Rising care charges are putting older and disabled people at risk of not being able to afford to eat, heat their homes, wash or get essential support, says a new report published by the Coalition on Charging.
The report is backed by 18 major organizations that form the Coalition - representing disabled people, older people, people with long-term health conditions and carers.
Based on a snapshot survey, the report, 'Charging into poverty', reveals that rising charges for people to receive care in their own homes, are causing disabled and older people in England to reduce or even stop their support services.
The survey found that:
80% of people surveyed who no longer use care services say the charges contributed to their decision to stop their support.
A fifth (22%) of people surveyed who are currently using support suggested they would stop if charges increased further.
29% of respondents do not feel their essential expenditure (related to impairment/health condition) is taken into account in financial assessments to pay charges.
Nearly three quarters (72%) of people surveyed believe the Government should think about the charges people pay for support at home in adult care reform plans.
Since 1948 local authorities have been able to charge for care and support provided to help people remain living in their own home. Charging for care and support at home has become more common since the introduction of Community Care reforms in the early 1990s.
Responses to the survey show strong feelings of despair at the current situation and anxiety for the future:
'I have a disability with which I was born. Perhaps the Government might consider...other areas before taking money from the most vulnerable members of society who are already living in the poverty zone'
Imelda Redmond, Chief Executive of Carers UK, says:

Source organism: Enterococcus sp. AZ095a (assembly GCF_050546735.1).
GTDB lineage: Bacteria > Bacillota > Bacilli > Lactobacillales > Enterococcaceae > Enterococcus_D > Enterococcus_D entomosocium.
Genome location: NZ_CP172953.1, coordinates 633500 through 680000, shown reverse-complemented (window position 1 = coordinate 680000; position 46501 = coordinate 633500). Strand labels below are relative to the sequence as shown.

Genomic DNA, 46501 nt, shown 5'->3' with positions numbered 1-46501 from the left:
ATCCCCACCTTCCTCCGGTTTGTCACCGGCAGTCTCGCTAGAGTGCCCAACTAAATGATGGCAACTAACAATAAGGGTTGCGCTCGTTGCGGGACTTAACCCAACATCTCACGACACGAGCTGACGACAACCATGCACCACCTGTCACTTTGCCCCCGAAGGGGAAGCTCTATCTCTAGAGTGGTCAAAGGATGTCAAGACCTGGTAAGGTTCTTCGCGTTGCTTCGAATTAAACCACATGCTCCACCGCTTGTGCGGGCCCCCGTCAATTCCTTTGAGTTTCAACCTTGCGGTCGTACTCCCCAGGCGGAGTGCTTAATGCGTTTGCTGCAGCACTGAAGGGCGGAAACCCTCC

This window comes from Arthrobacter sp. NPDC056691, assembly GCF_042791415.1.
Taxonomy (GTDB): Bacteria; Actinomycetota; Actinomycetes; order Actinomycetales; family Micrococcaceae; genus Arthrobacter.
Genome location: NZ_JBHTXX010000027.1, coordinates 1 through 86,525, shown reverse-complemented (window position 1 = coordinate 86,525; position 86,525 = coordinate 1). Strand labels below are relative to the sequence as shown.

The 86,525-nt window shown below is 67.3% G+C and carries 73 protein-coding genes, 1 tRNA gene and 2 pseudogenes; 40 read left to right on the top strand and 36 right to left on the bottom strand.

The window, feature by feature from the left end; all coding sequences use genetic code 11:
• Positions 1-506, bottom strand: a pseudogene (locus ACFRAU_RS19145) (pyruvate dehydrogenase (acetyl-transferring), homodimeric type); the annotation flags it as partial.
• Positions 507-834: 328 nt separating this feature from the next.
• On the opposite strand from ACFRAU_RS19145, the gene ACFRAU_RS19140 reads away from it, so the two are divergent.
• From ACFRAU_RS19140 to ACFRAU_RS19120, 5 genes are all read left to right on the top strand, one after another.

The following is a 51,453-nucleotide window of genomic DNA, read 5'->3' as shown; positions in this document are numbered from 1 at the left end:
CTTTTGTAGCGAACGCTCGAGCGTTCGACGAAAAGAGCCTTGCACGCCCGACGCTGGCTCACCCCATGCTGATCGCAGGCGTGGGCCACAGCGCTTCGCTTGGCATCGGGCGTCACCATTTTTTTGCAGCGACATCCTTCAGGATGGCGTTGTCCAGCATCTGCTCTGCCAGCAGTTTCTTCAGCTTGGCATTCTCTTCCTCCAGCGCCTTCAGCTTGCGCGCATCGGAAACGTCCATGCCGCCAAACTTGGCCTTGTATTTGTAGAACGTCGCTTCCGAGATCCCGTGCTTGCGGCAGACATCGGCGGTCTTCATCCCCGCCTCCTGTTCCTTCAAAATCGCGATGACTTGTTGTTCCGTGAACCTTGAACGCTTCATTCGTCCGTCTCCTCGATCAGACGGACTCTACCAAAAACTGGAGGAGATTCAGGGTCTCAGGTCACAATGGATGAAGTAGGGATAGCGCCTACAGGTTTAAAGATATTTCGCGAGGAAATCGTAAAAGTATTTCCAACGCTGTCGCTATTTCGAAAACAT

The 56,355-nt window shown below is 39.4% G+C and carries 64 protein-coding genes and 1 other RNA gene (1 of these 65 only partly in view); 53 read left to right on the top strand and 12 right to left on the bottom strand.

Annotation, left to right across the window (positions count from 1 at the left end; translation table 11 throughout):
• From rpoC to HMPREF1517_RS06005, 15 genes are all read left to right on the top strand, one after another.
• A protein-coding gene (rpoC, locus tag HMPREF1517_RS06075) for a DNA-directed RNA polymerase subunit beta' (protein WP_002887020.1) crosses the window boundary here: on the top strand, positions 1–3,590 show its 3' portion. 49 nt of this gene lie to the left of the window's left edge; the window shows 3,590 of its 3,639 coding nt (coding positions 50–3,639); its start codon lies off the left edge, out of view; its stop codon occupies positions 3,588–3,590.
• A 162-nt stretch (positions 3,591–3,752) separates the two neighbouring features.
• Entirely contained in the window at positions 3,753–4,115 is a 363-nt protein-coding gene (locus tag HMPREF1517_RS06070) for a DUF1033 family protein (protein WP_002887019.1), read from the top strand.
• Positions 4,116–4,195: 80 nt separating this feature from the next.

"Local councils must understand the terrible impact that their inconsistent charging regimes have on the lives of disabled people, their families and carers. This report backs up what carers have told us over the last year during out consultation for the National Carers Strategy.
At a national level we will be pushing the Government to include a thorough analysis of the impact of charging as part of its review of care and support services and the forthcoming Green Paper."
Sue Bott, Chair of the Coalition on Charging and NCIL Director, says:
"Restricted access to social services and increased charges for support has had a huge impact on the day to day lives of disabled people, older people and their families. The shocking reality is that people needing support are being forced to choose between eating properly and using vital care services.
"The government must conduct a thorough review to fully understand the damage that rising care charges are having on people's lives and ensure the care reform green paper delivers a framework which ends the choice of food or care."
In May 2008 the Government launched a national debate on adult care reform in England in advance of a green paper. The Coalition on Charging is calling on Government to conduct a thorough review of the impact of care charges to be undertaken from 2008, and for these issues to be addressed in adult care reform in England.
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